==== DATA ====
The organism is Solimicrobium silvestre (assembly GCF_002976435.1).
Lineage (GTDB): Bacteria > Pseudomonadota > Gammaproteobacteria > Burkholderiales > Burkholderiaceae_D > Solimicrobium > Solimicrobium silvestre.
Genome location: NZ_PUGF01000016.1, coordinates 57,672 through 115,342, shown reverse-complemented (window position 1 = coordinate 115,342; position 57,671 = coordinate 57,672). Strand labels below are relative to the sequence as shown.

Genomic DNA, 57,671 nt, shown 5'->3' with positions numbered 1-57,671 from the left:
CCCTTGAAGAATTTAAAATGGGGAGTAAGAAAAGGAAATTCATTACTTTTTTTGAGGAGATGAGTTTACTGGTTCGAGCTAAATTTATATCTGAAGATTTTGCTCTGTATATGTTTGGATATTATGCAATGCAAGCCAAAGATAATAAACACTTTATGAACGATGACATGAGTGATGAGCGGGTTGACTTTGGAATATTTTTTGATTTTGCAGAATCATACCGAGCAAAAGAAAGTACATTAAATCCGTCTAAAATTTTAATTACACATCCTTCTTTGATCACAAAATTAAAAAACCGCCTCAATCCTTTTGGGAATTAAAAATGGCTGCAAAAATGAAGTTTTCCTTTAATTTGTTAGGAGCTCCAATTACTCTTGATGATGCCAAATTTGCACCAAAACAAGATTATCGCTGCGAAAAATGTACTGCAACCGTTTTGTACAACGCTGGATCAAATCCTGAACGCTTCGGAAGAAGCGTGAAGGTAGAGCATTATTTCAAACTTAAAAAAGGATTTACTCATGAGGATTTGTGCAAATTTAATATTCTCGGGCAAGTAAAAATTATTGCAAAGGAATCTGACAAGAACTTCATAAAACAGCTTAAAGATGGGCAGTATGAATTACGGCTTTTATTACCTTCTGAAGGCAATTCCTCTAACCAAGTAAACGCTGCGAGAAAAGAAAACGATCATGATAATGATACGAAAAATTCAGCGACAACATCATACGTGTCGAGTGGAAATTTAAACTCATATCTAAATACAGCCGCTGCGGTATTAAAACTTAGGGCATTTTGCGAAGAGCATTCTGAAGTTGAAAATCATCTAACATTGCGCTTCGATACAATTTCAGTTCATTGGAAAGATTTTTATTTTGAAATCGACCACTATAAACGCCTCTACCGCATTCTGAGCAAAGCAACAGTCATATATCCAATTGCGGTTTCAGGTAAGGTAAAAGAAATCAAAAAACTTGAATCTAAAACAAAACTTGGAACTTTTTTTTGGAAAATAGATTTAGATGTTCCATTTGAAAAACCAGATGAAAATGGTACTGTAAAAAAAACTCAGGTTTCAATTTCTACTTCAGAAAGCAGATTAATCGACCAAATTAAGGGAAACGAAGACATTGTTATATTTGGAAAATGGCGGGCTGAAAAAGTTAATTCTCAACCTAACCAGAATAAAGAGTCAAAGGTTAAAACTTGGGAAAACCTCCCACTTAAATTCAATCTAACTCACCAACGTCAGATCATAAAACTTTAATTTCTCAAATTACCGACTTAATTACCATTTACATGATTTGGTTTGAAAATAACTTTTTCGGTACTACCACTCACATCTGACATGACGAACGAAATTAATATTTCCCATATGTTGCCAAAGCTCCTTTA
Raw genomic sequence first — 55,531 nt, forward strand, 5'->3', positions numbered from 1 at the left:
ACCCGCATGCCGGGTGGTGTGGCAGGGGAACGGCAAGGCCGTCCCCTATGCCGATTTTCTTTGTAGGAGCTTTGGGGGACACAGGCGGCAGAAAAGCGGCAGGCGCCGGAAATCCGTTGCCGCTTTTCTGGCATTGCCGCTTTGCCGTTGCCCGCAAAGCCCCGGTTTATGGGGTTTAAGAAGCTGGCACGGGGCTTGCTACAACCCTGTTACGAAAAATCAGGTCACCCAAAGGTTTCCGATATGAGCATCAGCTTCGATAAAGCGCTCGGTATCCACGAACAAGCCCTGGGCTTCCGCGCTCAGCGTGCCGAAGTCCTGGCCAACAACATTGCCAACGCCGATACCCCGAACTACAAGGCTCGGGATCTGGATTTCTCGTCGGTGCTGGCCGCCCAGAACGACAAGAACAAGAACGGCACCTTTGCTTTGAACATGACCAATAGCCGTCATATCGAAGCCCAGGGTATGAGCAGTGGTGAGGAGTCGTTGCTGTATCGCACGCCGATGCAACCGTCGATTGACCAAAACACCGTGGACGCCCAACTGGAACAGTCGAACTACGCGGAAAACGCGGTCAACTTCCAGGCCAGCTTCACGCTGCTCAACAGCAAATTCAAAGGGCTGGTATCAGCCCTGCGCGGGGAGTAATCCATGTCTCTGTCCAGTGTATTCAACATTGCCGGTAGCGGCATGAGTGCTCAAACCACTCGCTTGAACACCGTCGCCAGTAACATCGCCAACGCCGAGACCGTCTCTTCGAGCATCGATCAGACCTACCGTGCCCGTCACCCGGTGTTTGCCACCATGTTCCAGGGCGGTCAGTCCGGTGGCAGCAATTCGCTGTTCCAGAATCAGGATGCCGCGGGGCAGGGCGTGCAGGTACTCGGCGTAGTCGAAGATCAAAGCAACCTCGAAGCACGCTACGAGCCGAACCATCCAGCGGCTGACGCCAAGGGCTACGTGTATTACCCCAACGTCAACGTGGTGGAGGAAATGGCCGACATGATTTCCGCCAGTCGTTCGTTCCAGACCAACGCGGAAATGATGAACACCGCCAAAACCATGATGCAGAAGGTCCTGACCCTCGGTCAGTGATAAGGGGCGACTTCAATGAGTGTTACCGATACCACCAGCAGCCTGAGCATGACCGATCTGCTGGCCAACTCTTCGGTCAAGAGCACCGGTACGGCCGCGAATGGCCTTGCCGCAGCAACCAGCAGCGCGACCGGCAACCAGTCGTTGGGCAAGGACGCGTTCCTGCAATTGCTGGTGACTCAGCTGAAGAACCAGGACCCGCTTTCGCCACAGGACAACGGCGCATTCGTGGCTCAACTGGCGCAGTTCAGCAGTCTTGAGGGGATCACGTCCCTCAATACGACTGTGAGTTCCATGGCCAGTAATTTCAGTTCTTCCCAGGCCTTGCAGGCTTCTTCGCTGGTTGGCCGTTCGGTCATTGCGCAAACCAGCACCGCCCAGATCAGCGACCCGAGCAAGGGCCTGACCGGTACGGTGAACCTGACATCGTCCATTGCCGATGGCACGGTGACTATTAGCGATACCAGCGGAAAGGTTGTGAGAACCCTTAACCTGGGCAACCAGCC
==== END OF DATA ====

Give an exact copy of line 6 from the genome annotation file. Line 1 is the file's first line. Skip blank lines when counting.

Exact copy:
Raw genomic sequence first — 55,531 nt, forward strand, 5'->3', positions numbered from 1 at the left: